Feb.19, 2014

3D printers could transform the manufacturing of airplane parts, because it's potentially cheaper, and can result in components that are more than 50% lighter than with traditional manufacturing methods.

European aircraft manufacturer Airbus reported this week that it is expanding use of 3D printing (additive layer manufacturing) technology to manufacture individual parts or even larger airframe structures for the company's line of aircraft.

Parts produced with this method are beginning to appear on a range of the company's aircraft – from the next-generation A350 XWB to in-service jetliners form the A300/A310 Family. The 3D printing technology offers greater manufacturing flexibility, a significant reduction in the manufacturing process' environmental footprint as well as cost- and weight-saving potential.

"We are on the cusp of a step-change in weight reduction and efficiency – producing aircraft parts which weight 30 to 55 percent less, while reducing raw material used by 90 percent," says Peter Sander of Airbus. "This game-changing technology also decreases total energy used in production by up to 90 percent compared to traditional methods."

Airbus bracket, made via 3D printing. (Source: Airbus)

For the A350 XWB aircraft, Airbus already has produced a variety of plastic and metal brackets. Airbus has collaborated with 3D printer company EOS to test and validate material and structural properties of 3D printed parts created using Direct Metal Laser Sintering (DMLS). And now these parts are incorporated on the company's fleet of developmental aircraft.

Airbus' parent company, EADS, is a key partner in the European Space Agency's AMAZE project to perfect the printing of space-quality metal components. Last year Airbus started working with MIT's Center for Bits and Atoms to evaluate the digital material concepts and how it can potentially be applied to the design and construction of aerospace vehicles.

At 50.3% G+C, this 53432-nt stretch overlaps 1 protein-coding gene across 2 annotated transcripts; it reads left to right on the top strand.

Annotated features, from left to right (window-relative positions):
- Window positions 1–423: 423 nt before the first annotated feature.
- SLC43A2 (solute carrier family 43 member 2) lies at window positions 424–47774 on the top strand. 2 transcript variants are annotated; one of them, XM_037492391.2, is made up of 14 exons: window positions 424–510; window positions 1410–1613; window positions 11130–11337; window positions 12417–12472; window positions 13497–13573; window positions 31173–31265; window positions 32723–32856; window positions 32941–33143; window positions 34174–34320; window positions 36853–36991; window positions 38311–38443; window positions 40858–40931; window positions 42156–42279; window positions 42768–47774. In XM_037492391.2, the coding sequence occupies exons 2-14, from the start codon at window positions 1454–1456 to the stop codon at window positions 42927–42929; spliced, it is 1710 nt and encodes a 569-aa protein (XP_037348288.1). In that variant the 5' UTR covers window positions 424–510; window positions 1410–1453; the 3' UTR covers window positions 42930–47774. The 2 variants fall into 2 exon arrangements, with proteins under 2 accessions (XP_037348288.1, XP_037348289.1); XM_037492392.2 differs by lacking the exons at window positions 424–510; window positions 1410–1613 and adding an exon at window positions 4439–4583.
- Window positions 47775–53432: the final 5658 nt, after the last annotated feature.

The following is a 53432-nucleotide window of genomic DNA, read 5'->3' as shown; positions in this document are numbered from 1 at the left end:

Airbus is also working toward spare part solutions with this technology, which is said to be ideal for producing cost-effective, out-of-production aircraft spare parts on demand. This month, the first "printed" component – a small plastic crew seat panel – flew on an Airbus customer jetliner, an A310 operated by Canada's Air Transat.

Sander said the lead time for such a part can be as little as one day, if the component is based on an existing design, while redesigned parts can be produced in less than two weeks.

"The aircraft of the future will have a 'bionic' fuselage, composed of complex parts printed using additive layer manufacturing," Sander argues. "This dream will come true."



Posted in 3D Printing Applications



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Peter Sander wrote at 2/21/2014 9:50:35 AM:

All these Tests and the part production have been performed with Concept ALM Machines (not EOS) Peter Sander

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